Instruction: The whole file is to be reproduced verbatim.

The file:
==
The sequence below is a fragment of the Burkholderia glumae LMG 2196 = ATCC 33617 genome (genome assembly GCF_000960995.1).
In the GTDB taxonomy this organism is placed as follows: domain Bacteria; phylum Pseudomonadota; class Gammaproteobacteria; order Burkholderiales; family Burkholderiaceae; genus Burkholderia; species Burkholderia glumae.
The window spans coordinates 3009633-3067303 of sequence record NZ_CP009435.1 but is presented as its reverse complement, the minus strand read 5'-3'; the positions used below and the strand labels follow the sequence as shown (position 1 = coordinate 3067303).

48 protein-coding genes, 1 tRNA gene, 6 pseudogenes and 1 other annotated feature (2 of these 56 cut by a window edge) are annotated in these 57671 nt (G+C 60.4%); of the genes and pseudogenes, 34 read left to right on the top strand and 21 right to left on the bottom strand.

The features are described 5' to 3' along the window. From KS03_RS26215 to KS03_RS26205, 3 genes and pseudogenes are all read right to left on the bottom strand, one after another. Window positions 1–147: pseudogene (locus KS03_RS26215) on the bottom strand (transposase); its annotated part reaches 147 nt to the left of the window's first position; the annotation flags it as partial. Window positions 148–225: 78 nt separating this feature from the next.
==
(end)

The sequence below is a fragment of the Burkholderia glumae LMG 2196 = ATCC 33617 genome (genome assembly GCF_000960995.1).
In the GTDB taxonomy this organism is placed as follows: domain Bacteria; phylum Pseudomonadota; class Gammaproteobacteria; order Burkholderiales; family Burkholderiaceae; genus Burkholderia; species Burkholderia glumae.
The window spans coordinates 3009633-3067303 of sequence record NZ_CP009435.1 but is presented as its reverse complement, the minus strand read 5'-3'; the positions used below and the strand labels follow the sequence as shown (position 1 = coordinate 3067303).

48 protein-coding genes, 1 tRNA gene, 6 pseudogenes and 1 other annotated feature (2 of these 56 cut by a window edge) are annotated in these 57671 nt (G+C 60.4%); of the genes and pseudogenes, 34 read left to right on the top strand and 21 right to left on the bottom strand.

The features are described 5' to 3' along the window. From KS03_RS26215 to KS03_RS26205, 3 genes and pseudogenes are all read right to left on the bottom strand, one after another. Window positions 1–147: pseudogene (locus KS03_RS26215) on the bottom strand (transposase); its annotated part reaches 147 nt to the left of the window's first position; the annotation flags it as partial. Window positions 148–225: 78 nt separating this feature from the next.